aforementioned article cautioned: “Any further neglect of PD would not only
restrict Israel’s strategic options, it would be detrimental to its ability to
survive in an increasingly intolerant and hostile world which thinks sacrificing
Israel’s vital interests or even the state itself would be a small price to pay
for ending the global confrontation between the West and Islamic
Sadly, this ominous forecast seems to be materializing
before our very eyes.
Recently, The New York Times
, in a piece titled
“Netanyahu Takes a Lonely Stance Denouncing Iran,” attempted to denigrate the
Israeli premier in his resolute opposition to Tehran’s nuclear program,
describing him as “increasingly alone abroad and at home” and “out of step with
a growing Western consensus toward reaching a diplomatic deal that would require
This, together with the manifest eagerness of many in the
West to succumb to the threadbare credibility of the charm offensive by the
newly elected Iranian president, Hassan Rouhani, are chillingly reminiscent of
Gilboa’s warning that the world would consider “sacrificing Israel’s vital
interests or even the state itself a small price for ending the global
confrontation between the West and Islamic fundamentalism.”
One of the gravest consequences of Israel’s virtual abdication from the
public diplomacy front is the effect this is having on Jewish communities across
the world, and on the personal safety of Jews in the Diaspora. Perversely,
instead of being a protective shield for Jews, it is exposing them to dangers by
making them a focus of anti-Israeli hostility because of their imputed
affiliation with the mendaciously maligned Jewish state.
A recent Post
editorial (October 17) quoted a 2011 study of public opinion across seven EU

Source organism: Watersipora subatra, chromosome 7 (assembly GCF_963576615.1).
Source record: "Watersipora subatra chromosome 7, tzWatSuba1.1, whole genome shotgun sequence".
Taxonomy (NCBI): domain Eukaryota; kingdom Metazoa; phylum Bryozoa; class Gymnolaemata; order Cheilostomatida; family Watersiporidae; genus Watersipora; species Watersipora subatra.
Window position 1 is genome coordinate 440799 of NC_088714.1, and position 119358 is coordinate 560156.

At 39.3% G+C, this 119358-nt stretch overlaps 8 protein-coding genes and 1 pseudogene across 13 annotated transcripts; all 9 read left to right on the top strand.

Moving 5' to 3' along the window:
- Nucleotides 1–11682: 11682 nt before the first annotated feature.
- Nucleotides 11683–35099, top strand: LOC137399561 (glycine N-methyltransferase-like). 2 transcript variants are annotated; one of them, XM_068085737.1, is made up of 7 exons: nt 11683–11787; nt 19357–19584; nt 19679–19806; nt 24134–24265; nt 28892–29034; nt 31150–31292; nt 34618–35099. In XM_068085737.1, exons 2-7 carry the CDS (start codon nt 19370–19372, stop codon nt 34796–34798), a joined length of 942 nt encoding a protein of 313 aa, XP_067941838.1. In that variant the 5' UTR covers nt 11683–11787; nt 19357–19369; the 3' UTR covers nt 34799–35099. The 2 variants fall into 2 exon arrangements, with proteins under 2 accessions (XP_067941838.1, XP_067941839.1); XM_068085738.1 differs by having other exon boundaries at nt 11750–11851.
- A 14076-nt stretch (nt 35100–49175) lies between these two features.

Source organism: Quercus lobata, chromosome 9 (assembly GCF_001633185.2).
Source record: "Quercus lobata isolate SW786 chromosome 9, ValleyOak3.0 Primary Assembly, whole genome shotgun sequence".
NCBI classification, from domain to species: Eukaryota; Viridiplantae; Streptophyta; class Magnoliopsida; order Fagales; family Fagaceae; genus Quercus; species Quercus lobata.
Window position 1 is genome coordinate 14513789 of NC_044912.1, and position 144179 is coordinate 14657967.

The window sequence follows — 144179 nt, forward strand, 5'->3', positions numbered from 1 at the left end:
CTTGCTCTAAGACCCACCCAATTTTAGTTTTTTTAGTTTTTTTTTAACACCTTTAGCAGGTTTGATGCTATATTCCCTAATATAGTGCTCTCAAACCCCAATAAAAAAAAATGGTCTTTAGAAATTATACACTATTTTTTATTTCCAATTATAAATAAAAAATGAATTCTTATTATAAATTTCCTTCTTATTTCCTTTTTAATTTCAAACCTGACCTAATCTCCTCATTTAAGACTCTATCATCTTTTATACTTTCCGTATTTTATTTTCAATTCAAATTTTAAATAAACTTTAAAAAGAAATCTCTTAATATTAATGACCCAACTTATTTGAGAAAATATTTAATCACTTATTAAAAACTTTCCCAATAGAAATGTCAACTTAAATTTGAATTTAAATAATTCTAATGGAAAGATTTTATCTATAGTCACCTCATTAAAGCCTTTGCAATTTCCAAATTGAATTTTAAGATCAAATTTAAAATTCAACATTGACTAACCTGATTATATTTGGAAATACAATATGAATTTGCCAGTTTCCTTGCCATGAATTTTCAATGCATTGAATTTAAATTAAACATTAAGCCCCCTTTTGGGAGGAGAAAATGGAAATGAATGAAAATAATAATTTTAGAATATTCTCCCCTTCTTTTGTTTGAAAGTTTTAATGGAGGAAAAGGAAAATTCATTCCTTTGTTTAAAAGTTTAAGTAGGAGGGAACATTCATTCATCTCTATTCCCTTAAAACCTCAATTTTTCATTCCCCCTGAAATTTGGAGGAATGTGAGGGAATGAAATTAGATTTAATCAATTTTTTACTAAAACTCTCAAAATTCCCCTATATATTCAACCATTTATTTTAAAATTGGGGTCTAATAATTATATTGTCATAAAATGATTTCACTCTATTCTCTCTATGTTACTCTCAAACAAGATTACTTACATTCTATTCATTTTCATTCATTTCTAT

countries, which found that “more than 40 percent of citizens 16 years and
older... agree with the statement that Israel is carrying out ‘a war of
extermination’ against Palestinians.”
As the editorial points out, “an
astounding number of Europeans feel a tremendous amount of opprobrium for
anything connected to Israel... And since visibly identifiable Jews are
connected with Israel,” this anti-Israel animosity translates into anti-Jewish
From Scandinavia through Scotland and Spain to South Africa,
throughout France and Hungary and across campuses in North America, Jews are
being besieged and harassed largely because Israel has failed to convey its
eminently conveyable case to the world. It has allowed itself to be portrayed as
a dangerous pariah – and any association with it carries a price.
vividly illustrated by the fate of Sweden’s Jewry – particularly in the city of
Consider the following excerpt from a report by Haaretz: “[An]
Israel solidarity demonstration in central Malmo ended in violence as
participants were pelted with eggs, bottles and fire crackers.... [Mayor Ilmar]
Reepalu suggested Malmo’s Jews could avoid anti- Semitism by condemning Israeli
The message is clear: Disavow Israel, or pay the
price.Bordering on betrayal
This is a far from exhaustive analysis of
the problems precipitated by Israel’s abandonment of the public-diplomacy front.
It has been principally a diagnosis for a malaise which has a remedy. It is a
remedy that requires resolve, resources and resourcefulness.
of Israeli leadership to mobilize these elements comprises a grave dereliction
of duty, bordering on betrayal of Israelis and of Jews in the
The claim that because of the prevalence of visceral
anti-Semitism in the world, “no amount of PR can counteract anti-Israeli
acrimony,” is canard that must be summarily dismissed.
dereliction go hand in hand. After all, a necessary condition to win a battle is
to participate in it. With regard to public diplomacy – this is something Israel
has refrained from doing with any efficacy.
Subject to breaking news, I will take up the challenge of comprising a “to-do” list in next week’s column, to be tentatively titled “If I were prime minister…”Martin Sherman
(www.martinsherman.net) is the founder and executive director of the Israel
Institute for Strategic Studies. (www.strategicisrael.org)